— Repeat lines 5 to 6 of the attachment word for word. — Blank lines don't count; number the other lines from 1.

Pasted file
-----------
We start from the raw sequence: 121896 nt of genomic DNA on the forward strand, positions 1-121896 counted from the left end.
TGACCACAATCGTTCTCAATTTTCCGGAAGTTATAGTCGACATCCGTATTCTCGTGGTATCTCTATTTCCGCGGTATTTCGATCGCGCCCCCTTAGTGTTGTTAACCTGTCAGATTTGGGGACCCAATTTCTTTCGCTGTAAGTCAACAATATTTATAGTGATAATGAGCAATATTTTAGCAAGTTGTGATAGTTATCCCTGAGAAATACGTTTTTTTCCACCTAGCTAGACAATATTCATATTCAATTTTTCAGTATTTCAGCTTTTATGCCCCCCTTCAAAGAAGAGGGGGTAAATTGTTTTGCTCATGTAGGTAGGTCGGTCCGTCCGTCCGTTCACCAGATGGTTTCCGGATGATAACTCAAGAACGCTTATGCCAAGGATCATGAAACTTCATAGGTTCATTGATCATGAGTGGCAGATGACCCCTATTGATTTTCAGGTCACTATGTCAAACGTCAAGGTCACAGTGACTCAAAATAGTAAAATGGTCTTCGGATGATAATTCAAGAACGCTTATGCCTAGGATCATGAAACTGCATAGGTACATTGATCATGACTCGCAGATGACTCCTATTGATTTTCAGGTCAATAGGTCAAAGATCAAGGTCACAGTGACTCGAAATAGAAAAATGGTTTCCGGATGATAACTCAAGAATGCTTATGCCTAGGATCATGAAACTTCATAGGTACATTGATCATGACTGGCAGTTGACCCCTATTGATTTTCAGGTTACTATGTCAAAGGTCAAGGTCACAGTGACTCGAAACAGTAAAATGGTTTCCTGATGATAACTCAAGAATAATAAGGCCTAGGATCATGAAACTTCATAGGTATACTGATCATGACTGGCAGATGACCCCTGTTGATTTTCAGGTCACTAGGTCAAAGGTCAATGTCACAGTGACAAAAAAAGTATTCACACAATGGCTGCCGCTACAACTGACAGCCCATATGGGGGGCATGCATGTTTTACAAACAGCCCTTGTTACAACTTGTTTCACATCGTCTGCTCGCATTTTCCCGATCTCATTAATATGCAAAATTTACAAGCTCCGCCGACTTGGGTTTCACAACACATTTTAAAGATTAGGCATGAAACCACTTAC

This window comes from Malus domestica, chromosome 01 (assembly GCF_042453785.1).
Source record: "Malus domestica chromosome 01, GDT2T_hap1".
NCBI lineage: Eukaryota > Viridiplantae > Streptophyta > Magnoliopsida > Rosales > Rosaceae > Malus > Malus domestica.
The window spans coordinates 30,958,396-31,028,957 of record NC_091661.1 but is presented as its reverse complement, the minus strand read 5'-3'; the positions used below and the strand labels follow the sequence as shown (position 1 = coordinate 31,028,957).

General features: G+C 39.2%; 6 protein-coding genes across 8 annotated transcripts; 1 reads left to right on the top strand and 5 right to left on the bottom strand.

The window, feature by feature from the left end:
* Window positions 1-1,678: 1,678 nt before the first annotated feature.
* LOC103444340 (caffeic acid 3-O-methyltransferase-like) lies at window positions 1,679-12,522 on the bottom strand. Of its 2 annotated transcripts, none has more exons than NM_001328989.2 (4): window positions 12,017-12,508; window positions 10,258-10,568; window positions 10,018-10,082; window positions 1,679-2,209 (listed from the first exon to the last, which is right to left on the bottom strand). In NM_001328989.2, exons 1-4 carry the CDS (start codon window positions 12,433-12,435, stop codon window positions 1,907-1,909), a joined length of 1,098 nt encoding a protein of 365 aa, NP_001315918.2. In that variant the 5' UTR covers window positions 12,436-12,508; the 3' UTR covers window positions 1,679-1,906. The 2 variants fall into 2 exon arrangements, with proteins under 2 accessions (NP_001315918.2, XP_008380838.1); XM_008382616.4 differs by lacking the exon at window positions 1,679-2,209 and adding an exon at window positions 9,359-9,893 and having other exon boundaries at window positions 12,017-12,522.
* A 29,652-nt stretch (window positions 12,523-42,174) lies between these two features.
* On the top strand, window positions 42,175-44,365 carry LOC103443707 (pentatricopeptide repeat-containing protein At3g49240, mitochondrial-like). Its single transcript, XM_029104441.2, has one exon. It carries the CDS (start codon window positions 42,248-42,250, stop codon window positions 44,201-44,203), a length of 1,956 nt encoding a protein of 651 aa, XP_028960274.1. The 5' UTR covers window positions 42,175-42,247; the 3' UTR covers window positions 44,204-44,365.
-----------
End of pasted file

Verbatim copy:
NCBI lineage: Eukaryota > Viridiplantae > Streptophyta > Magnoliopsida > Rosales > Rosaceae > Malus > Malus domestica.
The window spans coordinates 30,958,396-31,028,957 of record NC_091661.1 but is presented as its reverse complement, the minus strand read 5'-3'; the positions used below and the strand labels follow the sequence as shown (position 1 = coordinate 31,028,957).